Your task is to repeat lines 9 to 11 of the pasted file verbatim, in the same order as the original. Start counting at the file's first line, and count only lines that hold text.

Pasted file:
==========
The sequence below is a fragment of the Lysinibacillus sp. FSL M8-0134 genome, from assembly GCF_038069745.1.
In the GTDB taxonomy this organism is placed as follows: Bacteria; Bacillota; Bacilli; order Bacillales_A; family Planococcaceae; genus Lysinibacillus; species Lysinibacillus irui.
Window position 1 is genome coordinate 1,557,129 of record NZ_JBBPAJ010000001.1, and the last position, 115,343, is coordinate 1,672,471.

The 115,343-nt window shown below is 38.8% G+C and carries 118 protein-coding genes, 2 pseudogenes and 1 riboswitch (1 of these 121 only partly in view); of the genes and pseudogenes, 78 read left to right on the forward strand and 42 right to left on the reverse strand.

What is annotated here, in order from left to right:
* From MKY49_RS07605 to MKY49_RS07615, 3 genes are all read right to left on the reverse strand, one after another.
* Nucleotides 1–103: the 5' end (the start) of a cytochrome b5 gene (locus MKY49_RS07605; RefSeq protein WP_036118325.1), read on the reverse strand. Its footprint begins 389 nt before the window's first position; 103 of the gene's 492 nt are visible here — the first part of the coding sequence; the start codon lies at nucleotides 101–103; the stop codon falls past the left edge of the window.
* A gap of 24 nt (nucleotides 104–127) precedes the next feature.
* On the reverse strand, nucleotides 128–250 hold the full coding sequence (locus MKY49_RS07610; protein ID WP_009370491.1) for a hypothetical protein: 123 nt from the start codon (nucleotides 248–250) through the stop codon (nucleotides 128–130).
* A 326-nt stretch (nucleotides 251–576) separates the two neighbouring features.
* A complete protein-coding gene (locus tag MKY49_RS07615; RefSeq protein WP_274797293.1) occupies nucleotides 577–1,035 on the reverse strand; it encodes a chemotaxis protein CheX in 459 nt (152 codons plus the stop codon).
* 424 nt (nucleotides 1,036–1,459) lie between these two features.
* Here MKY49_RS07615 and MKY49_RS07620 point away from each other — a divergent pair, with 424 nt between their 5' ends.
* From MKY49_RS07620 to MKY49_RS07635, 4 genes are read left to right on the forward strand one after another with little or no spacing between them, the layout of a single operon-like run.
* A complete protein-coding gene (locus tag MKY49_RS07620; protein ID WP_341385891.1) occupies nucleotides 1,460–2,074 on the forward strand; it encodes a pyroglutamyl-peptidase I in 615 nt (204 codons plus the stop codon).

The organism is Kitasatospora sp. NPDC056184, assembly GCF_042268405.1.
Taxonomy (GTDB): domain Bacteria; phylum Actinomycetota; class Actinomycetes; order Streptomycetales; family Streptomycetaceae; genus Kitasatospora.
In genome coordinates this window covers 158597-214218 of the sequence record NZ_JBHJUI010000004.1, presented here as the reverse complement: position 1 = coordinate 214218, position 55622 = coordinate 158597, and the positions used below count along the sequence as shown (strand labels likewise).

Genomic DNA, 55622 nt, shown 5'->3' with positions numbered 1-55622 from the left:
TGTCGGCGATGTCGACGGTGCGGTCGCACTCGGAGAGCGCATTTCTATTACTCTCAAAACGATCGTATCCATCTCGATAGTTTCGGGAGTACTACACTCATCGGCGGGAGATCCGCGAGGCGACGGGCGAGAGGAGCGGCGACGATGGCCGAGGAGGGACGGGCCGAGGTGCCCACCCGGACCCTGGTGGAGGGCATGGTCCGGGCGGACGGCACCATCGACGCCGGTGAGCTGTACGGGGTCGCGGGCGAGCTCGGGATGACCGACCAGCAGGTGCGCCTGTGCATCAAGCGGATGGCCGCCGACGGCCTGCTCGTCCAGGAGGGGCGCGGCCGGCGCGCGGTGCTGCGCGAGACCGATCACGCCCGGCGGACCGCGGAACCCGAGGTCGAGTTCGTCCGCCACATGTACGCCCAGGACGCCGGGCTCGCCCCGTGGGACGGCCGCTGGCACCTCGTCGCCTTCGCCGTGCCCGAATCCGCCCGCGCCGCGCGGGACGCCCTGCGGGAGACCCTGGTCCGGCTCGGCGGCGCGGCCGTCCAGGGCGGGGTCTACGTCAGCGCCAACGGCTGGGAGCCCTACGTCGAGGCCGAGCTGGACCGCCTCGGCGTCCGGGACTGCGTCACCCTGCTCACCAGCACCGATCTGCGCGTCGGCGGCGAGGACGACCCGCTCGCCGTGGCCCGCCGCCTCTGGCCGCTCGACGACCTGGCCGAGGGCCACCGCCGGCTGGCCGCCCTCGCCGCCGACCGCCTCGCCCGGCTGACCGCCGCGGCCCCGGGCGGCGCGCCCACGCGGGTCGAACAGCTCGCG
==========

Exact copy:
* On the reverse strand, nucleotides 128–250 hold the full coding sequence (locus MKY49_RS07610; protein ID WP_009370491.1) for a hypothetical protein: 123 nt from the start codon (nucleotides 248–250) through the stop codon (nucleotides 128–130).
* A 326-nt stretch (nucleotides 251–576) separates the two neighbouring features.
* A complete protein-coding gene (locus tag MKY49_RS07615; RefSeq protein WP_274797293.1) occupies nucleotides 577–1,035 on the reverse strand; it encodes a chemotaxis protein CheX in 459 nt (152 codons plus the stop codon).